Think of your business online as a “general store”
When I was 17 years old, my dad helped me get my start in the world of public relations.
Although he was an electrical engineer himself, dad had a feeling I would excel in PR, and he used his professional contacts with his company, Westinghouse Electric Corp., and a local paper mill to get me a job writing an article about the launch of a new piece of manufacturing equipment. The article appeared in his company’s national in-house magazine.
I loved the feeling of having my work published, and I was excited to leverage that experience into a stint shadowing the PR team at his company.
In a recent conversation with Lynne Golodner, we talked about why I fell in love with — and continue to love — PR, the keys to effectively building a brand and my secrets to success in public relations.
Whether you’re a PR professional or simply looking to better serve clients in some other business, I hope you’ll find a few helpful nuggets below, especially as we all work to navigate an online space that can often feel impersonal.
Picture a general store to make any online presence a little friendlier
Regardless of your specific industry, building and working in a business in 2021 requires a substantial measure of online interaction. There are plenty of benefits to the online world, of course, but it can also hold us back.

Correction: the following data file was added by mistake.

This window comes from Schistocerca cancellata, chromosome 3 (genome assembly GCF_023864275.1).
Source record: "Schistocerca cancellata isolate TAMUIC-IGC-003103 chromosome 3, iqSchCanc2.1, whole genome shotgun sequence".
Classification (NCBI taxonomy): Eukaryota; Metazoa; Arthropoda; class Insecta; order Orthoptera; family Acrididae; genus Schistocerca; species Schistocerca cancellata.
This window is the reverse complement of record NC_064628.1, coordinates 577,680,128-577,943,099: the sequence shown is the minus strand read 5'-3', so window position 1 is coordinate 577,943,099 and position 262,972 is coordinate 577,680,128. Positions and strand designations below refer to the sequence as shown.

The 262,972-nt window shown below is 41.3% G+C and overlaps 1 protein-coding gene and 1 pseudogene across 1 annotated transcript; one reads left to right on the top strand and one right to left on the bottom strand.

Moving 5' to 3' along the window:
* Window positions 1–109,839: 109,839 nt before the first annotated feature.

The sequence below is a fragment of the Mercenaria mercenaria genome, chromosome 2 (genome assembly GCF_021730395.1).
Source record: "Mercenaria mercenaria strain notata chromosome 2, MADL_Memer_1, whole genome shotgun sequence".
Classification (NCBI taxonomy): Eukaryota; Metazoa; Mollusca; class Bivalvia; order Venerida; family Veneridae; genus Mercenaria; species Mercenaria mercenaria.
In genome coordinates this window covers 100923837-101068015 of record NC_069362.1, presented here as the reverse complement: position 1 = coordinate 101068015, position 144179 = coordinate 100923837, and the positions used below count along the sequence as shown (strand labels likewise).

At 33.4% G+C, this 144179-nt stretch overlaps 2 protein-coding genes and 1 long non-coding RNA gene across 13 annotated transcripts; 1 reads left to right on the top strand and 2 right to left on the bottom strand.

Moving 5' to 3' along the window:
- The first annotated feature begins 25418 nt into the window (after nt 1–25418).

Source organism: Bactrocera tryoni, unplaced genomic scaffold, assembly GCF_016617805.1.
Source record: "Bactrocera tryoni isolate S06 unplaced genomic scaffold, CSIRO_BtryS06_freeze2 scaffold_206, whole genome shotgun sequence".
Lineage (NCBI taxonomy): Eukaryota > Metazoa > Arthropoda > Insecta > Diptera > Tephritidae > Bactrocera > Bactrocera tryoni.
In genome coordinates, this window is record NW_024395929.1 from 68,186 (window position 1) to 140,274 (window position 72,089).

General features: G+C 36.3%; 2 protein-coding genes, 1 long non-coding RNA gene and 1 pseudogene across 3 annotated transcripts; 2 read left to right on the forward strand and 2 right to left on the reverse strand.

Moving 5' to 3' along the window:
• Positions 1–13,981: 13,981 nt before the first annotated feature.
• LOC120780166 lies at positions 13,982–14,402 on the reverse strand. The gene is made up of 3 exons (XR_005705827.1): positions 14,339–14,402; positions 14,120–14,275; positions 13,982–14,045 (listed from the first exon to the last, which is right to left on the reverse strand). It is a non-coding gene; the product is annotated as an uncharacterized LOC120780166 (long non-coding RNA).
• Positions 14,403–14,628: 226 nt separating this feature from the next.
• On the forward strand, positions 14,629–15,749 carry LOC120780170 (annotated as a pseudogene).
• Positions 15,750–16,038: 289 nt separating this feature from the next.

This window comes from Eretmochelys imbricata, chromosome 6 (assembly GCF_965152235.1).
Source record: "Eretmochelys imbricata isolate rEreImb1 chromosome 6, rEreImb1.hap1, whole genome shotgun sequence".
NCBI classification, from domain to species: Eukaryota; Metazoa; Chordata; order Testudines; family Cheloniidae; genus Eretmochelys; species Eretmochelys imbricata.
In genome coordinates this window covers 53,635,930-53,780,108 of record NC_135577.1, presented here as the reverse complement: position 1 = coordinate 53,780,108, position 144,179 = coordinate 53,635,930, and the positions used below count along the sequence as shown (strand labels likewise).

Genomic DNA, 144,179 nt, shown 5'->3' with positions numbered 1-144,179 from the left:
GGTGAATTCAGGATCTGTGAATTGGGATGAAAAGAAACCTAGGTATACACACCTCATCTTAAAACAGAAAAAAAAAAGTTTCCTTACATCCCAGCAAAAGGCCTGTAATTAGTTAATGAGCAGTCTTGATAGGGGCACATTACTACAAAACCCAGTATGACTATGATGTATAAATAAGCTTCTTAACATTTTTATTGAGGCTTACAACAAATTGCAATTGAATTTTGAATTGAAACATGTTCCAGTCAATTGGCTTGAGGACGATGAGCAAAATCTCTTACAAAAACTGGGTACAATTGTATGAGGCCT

Having come up in the PR industry before it was so heavily digitized, I’m a big believer in the power of personal connection — and if we’re not careful, that personal connection can suffer when we’re doing business primarily through screens.
To help combat this, I suggest thinking of your brand or business (or the brands and businesses you’re working to promote) as a kind of general store.
In this metaphor, the raving fans of the brand or business you’re serving are the customers of that general store, and it’s up to you to greet them by name as they enter your “storefront.” You’ll need to understand what offerings will be of greatest interest to them as they make their way through your shop.
Framing the business this way might be just what you need to feel a little less overwhelmed by the scale and functionality of social media and the online world.
Next time you’re struggling to connect with customers digitally and to give the brand that personal touch, tap into that general store vibe!
Here are a few more specific tips to help you love PR as much as I do.
1. Actually do the thing your clients do
When it comes to working with PR clients, I like to take an all-in approach. I’ve learned that I can represent my clients much more authentically if I really delve into their business. This involves lots of research ... but I’m also not afraid to get my hands dirty!
Over the years, I’ve been certified as a ski instructor while representing a ski resort, become a rafting guide while representing a rafting company and so much more.
Doing the thing that the company or brand I’m working for actually does has made me a stronger voice for them.